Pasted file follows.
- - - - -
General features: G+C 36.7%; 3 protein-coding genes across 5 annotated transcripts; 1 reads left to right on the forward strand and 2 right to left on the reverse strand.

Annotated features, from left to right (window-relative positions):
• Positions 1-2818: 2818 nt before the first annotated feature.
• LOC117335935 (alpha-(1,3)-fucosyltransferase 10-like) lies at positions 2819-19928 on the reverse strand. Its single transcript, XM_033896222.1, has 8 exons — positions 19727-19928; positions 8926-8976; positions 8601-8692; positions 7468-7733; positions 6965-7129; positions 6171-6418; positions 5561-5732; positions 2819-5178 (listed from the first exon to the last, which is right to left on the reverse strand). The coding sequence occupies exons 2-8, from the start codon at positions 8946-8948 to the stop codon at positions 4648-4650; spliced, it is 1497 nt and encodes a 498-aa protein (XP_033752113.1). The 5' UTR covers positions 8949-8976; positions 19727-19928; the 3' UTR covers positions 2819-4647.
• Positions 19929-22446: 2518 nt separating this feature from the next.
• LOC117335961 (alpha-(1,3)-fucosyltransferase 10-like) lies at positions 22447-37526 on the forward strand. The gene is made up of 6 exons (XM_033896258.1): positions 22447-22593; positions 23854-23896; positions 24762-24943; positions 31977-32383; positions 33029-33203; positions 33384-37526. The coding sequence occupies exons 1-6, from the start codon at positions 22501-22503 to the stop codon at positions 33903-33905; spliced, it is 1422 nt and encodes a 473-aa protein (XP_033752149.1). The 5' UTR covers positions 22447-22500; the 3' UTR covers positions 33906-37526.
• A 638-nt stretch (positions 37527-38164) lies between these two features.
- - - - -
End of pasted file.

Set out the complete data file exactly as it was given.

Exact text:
General features: G+C 36.7%; 3 protein-coding genes across 5 annotated transcripts; 1 reads left to right on the forward strand and 2 right to left on the reverse strand.

Annotated features, from left to right (window-relative positions):
• Positions 1-2818: 2818 nt before the first annotated feature.
• LOC117335935 (alpha-(1,3)-fucosyltransferase 10-like) lies at positions 2819-19928 on the reverse strand. Its single transcript, XM_033896222.1, has 8 exons — positions 19727-19928; positions 8926-8976; positions 8601-8692; positions 7468-7733; positions 6965-7129; positions 6171-6418; positions 5561-5732; positions 2819-5178 (listed from the first exon to the last, which is right to left on the reverse strand). The coding sequence occupies exons 2-8, from the start codon at positions 8946-8948 to the stop codon at positions 4648-4650; spliced, it is 1497 nt and encodes a 498-aa protein (XP_033752113.1). The 5' UTR covers positions 8949-8976; positions 19727-19928; the 3' UTR covers positions 2819-4647.
• Positions 19929-22446: 2518 nt separating this feature from the next.
• LOC117335961 (alpha-(1,3)-fucosyltransferase 10-like) lies at positions 22447-37526 on the forward strand. The gene is made up of 6 exons (XM_033896258.1): positions 22447-22593; positions 23854-23896; positions 24762-24943; positions 31977-32383; positions 33029-33203; positions 33384-37526. The coding sequence occupies exons 1-6, from the start codon at positions 22501-22503 to the stop codon at positions 33903-33905; spliced, it is 1422 nt and encodes a 473-aa protein (XP_033752149.1). The 5' UTR covers positions 22447-22500; the 3' UTR covers positions 33906-37526.
• A 638-nt stretch (positions 37527-38164) lies between these two features.